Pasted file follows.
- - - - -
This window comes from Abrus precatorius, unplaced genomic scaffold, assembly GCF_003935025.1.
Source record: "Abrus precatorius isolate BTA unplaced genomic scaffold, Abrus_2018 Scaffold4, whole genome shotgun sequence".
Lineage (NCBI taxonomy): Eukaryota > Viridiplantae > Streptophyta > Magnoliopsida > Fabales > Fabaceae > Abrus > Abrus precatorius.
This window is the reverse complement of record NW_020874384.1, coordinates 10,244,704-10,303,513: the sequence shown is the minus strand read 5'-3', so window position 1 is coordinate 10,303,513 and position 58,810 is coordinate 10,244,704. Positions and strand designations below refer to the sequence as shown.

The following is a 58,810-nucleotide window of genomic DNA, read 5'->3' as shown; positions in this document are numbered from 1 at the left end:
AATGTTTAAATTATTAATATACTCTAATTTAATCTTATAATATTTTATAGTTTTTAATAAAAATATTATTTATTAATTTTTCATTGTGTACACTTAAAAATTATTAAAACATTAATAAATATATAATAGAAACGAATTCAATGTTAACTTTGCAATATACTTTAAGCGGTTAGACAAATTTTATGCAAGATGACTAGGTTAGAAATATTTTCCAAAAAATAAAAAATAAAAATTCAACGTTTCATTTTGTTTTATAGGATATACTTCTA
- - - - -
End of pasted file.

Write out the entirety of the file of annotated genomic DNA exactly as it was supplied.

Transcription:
This window comes from Abrus precatorius, unplaced genomic scaffold, assembly GCF_003935025.1.
Source record: "Abrus precatorius isolate BTA unplaced genomic scaffold, Abrus_2018 Scaffold4, whole genome shotgun sequence".
Lineage (NCBI taxonomy): Eukaryota > Viridiplantae > Streptophyta > Magnoliopsida > Fabales > Fabaceae > Abrus > Abrus precatorius.
This window is the reverse complement of record NW_020874384.1, coordinates 10,244,704-10,303,513: the sequence shown is the minus strand read 5'-3', so window position 1 is coordinate 10,303,513 and position 58,810 is coordinate 10,244,704. Positions and strand designations below refer to the sequence as shown.

The following is a 58,810-nucleotide window of genomic DNA, read 5'->3' as shown; positions in this document are numbered from 1 at the left end:
AATGTTTAAATTATTAATATACTCTAATTTAATCTTATAATATTTTATAGTTTTTAATAAAAATATTATTTATTAATTTTTCATTGTGTACACTTAAAAATTATTAAAACATTAATAAATATATAATAGAAACGAATTCAATGTTAACTTTGCAATATACTTTAAGCGGTTAGACAAATTTTATGCAAGATGACTAGGTTAGAAATATTTTCCAAAAAATAAAAAATAAAAATTCAACGTTTCATTTTGTTTTATAGGATATACTTCTA